A new ranking has given 22 European cities the highest score for their transparency and bold climate action.
Twenty-two cities in Europe have been recognised for their climate leadership in a major global ranking.
CDP, a non-profit charity which runs the world’s system for countries, companies and public authorities to disclose their environmental impact, has released its annual list of planet-friendly cities.
Nearly one-fifth of European municipalities scored by CDP this year made it into the prestigious ‘A List’ - those that are taking the most ambitious climate actions.
Nordic countries led the way, accounting for more than half of the leading cities in continental Europe for 2023.
Here are all the cities that made the list.
What is the Cities A List?
The CDP’s Cities A List recognises cities that have received the highest score for their transparency and bold climate action.
The ranking, which started in 2018, celebrates cities’ achievements and commitment to the fight against climate change.
“With recent CDP data showing that 80 per cent of cities globally are facing climate hazards and that 70 per cent expect those hazards to become more intense, concerted climate action on their part is crucial,” the organisation says.
In 2023, 119 cities worldwide have been recognised as climate leaders. Many have made the list before, “revealing that action to tackle climate change is becoming mainstream for many of the world’s urban areas,” the CDP says.
Big urban centres and small cities make the list in Europe
In continental Europe, 112 cities were scored by the CDP, with nearly 20 per cent receiving an A rating. This puts Europe above the global average for urban climate leadership, which was 13 per cent.
The number of European A List cities has risen slightly year-on-year, up from 21 cities in 2022.
Nearly two-thirds of those included in 2023 are returning to the A List for at least the second year in a row.
Although both capitals and smaller cities feature on this year’s list, 80 per cent of Europe’s inclusions had under one million inhabitants.
Maxfield Weiss, CDP Europe’s Executive Director, describes this as “heartening.”
“[It proves] that you do not need vast financial resources to lead the way on environmental reporting and action,” he says.
Nordic countries have the most environmentally proactive cities
Nordic cities are leading the way in environmental reporting and action, with 12 across Denmark, Sweden, Norway, Finland and Iceland named on the A List for 2023.
This represents more than half of the total cities that made the cut across the continent.
The Swedish capital Stockholm is taking a significant step toward using its resources more sustainably by making it compulsory for households to sort and dispose of their food waste separately.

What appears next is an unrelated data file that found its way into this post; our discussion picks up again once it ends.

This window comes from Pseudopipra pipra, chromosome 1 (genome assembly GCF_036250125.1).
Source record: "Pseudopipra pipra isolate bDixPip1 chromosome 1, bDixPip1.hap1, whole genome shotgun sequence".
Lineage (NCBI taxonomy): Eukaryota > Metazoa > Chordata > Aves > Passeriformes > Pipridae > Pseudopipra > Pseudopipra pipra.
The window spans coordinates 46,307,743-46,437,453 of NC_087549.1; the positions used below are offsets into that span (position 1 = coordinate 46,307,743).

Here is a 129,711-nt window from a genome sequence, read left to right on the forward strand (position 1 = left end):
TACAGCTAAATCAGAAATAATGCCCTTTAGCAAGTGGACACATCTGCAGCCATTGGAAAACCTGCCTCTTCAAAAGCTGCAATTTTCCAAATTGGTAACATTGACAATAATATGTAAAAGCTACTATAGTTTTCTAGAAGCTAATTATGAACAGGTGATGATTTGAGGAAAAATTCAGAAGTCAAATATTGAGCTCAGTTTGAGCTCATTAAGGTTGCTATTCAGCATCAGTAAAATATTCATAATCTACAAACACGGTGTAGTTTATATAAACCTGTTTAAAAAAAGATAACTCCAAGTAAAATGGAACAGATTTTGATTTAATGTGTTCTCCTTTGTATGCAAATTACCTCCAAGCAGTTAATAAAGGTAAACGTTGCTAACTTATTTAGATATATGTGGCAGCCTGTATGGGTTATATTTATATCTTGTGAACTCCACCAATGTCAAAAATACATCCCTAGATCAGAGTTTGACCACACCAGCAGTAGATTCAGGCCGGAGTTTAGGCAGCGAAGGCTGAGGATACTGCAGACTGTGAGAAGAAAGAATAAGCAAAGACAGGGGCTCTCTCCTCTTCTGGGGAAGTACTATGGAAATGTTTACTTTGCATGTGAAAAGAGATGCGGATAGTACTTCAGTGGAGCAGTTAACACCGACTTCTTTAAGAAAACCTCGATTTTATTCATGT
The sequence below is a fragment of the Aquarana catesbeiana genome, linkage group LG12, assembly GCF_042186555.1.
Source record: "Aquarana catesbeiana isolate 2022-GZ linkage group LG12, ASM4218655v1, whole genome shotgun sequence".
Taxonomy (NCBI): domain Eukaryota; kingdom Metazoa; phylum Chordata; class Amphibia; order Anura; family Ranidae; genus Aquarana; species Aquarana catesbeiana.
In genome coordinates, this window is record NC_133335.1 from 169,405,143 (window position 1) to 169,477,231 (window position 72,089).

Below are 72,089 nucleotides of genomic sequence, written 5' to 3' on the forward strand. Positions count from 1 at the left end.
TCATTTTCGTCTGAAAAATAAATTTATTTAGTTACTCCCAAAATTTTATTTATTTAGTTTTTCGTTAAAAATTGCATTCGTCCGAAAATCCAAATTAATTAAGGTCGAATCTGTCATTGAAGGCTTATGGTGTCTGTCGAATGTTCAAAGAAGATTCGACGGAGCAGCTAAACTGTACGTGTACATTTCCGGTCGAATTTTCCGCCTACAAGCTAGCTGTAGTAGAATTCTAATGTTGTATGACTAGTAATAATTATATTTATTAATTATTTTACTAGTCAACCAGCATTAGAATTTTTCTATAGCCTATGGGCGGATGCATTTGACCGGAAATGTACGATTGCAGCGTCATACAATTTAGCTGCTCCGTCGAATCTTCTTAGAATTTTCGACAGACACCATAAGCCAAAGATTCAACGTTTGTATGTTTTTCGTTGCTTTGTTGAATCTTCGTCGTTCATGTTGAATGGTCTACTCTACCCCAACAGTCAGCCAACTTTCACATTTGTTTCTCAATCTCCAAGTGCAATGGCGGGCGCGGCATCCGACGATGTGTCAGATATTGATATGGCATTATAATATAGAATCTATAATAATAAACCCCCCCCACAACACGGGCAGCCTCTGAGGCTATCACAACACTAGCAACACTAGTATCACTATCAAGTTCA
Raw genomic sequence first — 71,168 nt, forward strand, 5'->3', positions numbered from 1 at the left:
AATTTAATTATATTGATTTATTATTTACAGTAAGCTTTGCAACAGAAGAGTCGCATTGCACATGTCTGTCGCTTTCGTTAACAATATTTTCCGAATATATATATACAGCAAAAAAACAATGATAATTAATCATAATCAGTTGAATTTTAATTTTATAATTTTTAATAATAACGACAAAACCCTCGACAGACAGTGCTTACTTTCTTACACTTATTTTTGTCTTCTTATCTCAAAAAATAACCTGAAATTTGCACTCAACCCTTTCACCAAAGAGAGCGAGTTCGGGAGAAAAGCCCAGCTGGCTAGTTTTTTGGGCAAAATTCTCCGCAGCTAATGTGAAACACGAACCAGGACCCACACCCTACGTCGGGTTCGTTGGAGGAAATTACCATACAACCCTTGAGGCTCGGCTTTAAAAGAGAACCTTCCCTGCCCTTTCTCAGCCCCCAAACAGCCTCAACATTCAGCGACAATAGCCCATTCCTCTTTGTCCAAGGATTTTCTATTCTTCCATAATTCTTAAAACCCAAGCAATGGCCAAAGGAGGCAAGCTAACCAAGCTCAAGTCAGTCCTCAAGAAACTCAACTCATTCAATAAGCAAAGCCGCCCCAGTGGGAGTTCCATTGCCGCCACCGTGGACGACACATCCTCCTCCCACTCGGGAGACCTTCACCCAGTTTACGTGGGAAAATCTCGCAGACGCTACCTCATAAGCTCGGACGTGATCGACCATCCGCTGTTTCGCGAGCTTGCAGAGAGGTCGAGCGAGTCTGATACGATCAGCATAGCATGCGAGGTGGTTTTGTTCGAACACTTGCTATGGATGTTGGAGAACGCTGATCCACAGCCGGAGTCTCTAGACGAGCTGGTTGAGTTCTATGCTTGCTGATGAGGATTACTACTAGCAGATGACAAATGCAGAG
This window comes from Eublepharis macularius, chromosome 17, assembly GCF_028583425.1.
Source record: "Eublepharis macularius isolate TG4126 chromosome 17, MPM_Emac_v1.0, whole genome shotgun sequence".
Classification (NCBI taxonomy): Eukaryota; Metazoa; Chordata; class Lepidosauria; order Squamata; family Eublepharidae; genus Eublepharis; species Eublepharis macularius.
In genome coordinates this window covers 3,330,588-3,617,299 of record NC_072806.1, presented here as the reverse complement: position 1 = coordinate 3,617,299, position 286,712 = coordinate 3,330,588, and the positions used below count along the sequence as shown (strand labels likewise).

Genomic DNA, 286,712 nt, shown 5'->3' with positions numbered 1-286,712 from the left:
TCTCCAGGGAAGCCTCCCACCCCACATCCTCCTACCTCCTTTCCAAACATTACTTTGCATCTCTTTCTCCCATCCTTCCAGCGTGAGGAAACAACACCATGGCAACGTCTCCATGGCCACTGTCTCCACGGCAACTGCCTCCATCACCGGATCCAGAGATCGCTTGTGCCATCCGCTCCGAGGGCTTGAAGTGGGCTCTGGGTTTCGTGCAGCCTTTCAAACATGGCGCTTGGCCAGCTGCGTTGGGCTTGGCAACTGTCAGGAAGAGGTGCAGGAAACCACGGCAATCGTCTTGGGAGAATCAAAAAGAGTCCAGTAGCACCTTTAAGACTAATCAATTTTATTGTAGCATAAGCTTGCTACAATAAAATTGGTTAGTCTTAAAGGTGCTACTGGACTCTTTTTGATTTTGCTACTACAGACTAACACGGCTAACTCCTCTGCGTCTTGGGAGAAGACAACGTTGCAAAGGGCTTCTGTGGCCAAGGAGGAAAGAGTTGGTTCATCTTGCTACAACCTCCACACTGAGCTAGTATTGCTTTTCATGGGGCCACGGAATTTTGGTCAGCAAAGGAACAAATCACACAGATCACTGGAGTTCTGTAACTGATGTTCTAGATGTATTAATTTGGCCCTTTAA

This waste can then be biologically treated and transformed into biogas (a renewable fuel for buses, trucks and cars) as well as into biofertilizers.
In Denmark, the small city of Helsingør is focusing its adaptation measures on preparing for rising sea levels after storms caused major damage to built-up coastal areas.
Together with the nearby city Hundested, Helsingør has drawn up a joint protection plan for Denmark’s north coast, with the overall aim to protect against chronic and acute erosion over the next 50 years.
What are Europe’s cities doing about climate change?
Elsewhere in Europe, Paris was recognised for its efforts in mobilising its citizens.
Nearly 27,000 climate volunteers participate in information meetings and training sessions. They spread mitigation and adaptation awareness in their communities while promoting sustainable practices.
The German city of Münster is raising awareness of how climate change is affecting the lives of its citizens through climate walks.
These city tours involve local people in the adaptation process and encourage them to take action in their everyday lives.
Faced with increasingly frequent extreme heat, the city of Saragossa in Spain provides care for people experiencing the health consequences of climate change.
This includes improved preventive actions, warning and information systems, social care networks and a range of projects to address the health impacts of extreme temperatures, especially for more vulnerable members of society.
Milan in Italy has introduced an energy retrofit plan for municipal buildings, covering both residential and non-residential buildings.
The goal is to halve the city’s greenhouse gas emissions generated by heating in municipal buildings by 2030 and achieve zero emissions generated from heating by 2040.
Where are Europe’s A List cities?
The full list of A ranked cities in Europe is: Athens, Barcelona, Copenhagen, Guimarães, Helsingør, Lund, Madrid, Malmö, Mannheim, Milan, Münster, Oslo, Paris, Reykjavík, Saragossa, Stockholm, Tampere, Trondheim, Turin, Turku, Uppsala and Vantaa City.
In the UK, which was categorised separately from Europe, 26 cities made the A List.
These included major urban hubs like Edinburgh, Belfast, Birmingham and the City of London as well as smaller municipalities like North Tyneside in northern England and Perth and Kinross in Scotland.